Ownership of content

Figure 1
Figure 1: An example of a tweet and a reply (Twitter.com 2016, viewed 21 August 2016)

Tweets have a number of details that can be used to identify the creator and owner of a tweet. In Figure 1, the username and official name can be seen at the top of the tweet. To the left of the name is the user’s profile picture. Under the content of the tweet is the date and time that the user posted that tweet. Replies to a tweet appear under the primary tweet and include the other user’s name and date, while their message typically contains the original user’s tweet. Some tweets can also include the geographical location of the user as another means of identification (Hinton & Hjorth 2013, pp. 50). All of this information is used to demonstrate who created and who owned the tweet in question.

Moderation of risks

Twitter has a list of guidelines and rules that users must follow so that their tweets aren’t removed or their accounts aren’t banned. Under the Content Boundaries of Twitter, tweets that contain “pornographic or excessively violent content” or “gratuitous images of death” must be concealed, as seen in Figure 2 (Twitter 2016).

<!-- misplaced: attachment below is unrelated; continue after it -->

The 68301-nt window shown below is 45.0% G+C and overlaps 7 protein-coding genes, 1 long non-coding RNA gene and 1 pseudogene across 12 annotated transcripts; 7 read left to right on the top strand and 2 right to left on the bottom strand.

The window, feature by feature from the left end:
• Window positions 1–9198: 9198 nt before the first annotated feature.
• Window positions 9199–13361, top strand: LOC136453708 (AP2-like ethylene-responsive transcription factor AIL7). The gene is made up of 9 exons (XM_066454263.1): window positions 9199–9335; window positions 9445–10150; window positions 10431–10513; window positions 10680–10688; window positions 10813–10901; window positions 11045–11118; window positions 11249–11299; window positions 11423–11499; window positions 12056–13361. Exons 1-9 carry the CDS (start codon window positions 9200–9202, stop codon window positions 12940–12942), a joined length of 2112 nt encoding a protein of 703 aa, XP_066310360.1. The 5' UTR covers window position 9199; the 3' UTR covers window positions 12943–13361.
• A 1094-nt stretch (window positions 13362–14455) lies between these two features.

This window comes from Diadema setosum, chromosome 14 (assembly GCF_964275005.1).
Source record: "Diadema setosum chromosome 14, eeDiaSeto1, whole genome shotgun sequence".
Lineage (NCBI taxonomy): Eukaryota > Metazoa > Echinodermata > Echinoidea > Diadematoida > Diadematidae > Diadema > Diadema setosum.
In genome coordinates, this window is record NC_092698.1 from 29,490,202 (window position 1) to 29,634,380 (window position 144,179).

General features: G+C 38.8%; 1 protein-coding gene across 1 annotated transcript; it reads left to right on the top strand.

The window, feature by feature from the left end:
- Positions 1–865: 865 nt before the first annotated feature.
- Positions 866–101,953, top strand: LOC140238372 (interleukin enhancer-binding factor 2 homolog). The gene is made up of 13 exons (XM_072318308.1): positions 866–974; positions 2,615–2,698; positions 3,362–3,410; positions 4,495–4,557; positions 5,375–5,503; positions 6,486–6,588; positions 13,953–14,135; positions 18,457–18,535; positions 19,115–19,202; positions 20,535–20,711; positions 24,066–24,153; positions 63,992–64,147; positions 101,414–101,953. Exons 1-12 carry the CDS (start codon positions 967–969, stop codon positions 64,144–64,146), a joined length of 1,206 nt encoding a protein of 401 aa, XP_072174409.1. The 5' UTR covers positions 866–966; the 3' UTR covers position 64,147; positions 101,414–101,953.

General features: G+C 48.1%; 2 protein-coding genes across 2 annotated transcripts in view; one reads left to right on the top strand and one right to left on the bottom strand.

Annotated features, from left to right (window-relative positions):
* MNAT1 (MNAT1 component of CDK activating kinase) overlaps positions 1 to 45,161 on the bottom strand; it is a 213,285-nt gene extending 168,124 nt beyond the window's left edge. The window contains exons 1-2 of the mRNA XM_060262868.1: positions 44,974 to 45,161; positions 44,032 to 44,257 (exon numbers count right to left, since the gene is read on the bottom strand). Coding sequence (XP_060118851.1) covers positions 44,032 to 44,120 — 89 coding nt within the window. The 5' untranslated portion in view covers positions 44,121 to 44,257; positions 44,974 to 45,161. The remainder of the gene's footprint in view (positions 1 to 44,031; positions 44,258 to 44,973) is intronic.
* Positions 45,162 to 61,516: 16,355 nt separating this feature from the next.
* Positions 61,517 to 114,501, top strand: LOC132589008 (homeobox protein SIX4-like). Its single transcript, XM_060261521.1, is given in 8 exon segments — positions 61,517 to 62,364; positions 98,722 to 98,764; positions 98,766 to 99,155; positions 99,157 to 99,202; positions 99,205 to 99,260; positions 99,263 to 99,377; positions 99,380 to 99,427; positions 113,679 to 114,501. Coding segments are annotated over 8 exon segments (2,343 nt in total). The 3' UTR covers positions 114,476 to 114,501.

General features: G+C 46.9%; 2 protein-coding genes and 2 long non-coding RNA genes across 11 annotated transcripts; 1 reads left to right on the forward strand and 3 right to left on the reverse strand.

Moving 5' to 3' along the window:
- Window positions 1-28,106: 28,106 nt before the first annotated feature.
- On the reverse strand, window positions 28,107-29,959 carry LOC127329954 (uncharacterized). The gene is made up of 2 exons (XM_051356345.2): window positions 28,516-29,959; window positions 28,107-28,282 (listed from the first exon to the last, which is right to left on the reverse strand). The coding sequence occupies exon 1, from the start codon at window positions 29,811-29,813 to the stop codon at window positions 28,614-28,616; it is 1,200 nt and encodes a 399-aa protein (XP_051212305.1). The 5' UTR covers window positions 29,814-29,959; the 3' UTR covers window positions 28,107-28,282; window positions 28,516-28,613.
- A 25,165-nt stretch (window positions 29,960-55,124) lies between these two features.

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Figure 2: Twitter using its sensitive media cover to conceal sensitive material (Twitter 2016, viewed 21 August 2016)

Tweets are also not allowed to include the following:

  • Violent threats (direct or indirect)
  • Harassment
  • Hateful conduct
  • Multiple account abuse
  • Private information
  • Impersonation
  • Self-harm

 

References

Hinton, S & Hjorth, L 2013, Understanding social media, Sage Publications Ltd, London

Twitter 2016, The Twitter rules, viewed 22 August 2016, https://support.twitter.com/articles/18311

Twitter 2016, Twitter terms of service, viewed 22 August 2016, https://twitter.com/tos?lang=en

DGTL12002 Working with Social Media Week 1 – Twitter

Twitter is a very popular social media site that lets users read and send 140 characters known as ‘tweets’. I am a registered member of the service but the only posts I have made have been for assessment work as part of my digital media course. I do use Twitter to check up on a specific group of people I follow, but I don’t use my account for that, so I can’t tweet, retweet or reply. I primarily use Twitter to just read what a select few are thinking or saying to their followers. I enjoy reading tweets that are entertaining or relate to my interests, but I don’t care about ongoing world issues or trends, unless they are reflected in the tweets of those I follow. It is just something I use to distract myself or relieve boredom. For tweets I make on my own, they will probably continue to be only made for assessment work, as I’m not interested in voicing my thoughts to random people on the internet in an easily record-able manner.